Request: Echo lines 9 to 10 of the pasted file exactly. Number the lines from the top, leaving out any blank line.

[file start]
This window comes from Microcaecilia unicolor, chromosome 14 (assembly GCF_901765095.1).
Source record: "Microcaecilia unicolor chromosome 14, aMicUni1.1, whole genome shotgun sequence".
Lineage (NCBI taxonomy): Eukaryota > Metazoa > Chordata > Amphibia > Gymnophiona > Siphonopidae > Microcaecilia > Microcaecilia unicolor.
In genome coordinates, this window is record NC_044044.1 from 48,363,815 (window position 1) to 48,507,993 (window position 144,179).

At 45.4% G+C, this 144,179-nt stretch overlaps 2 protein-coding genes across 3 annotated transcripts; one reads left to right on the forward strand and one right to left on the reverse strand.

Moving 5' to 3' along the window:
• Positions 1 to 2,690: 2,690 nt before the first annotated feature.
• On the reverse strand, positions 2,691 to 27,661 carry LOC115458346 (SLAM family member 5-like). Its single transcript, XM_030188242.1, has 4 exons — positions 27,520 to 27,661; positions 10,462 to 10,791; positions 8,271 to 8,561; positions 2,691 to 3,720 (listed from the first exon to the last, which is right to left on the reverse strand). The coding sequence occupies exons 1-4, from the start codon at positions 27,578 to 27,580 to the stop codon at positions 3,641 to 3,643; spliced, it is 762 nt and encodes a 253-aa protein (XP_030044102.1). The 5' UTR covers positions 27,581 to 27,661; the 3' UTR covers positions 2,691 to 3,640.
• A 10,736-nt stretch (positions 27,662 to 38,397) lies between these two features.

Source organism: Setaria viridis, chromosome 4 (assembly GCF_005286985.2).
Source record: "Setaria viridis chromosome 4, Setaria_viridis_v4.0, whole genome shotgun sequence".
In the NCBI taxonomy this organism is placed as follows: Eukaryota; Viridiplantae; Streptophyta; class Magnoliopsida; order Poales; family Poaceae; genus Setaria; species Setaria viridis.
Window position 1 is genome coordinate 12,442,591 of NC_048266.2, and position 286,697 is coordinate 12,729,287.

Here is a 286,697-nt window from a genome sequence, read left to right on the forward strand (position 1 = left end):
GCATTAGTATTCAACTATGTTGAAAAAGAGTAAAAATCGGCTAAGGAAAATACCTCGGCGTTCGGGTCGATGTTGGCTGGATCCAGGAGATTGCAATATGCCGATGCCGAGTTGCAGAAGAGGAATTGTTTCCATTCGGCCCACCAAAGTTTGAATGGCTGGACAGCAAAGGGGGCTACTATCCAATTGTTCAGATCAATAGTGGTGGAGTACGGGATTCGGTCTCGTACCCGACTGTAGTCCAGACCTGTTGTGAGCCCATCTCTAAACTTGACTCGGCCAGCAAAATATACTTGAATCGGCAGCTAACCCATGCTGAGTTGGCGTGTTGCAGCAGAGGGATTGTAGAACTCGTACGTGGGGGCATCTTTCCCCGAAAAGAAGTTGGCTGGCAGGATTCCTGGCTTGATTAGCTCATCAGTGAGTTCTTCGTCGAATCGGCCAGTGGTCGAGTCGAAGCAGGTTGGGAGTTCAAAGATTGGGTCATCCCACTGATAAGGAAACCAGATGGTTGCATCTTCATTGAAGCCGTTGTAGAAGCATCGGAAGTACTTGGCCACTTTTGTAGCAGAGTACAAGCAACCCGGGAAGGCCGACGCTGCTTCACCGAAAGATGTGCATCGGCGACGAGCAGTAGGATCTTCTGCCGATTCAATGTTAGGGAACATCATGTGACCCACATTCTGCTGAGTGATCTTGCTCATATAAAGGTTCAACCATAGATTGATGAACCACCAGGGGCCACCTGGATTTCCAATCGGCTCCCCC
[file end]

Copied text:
• A 10,736-nt stretch (positions 27,662 to 38,397) lies between these two features.

Source organism: Setaria viridis, chromosome 4 (assembly GCF_005286985.2).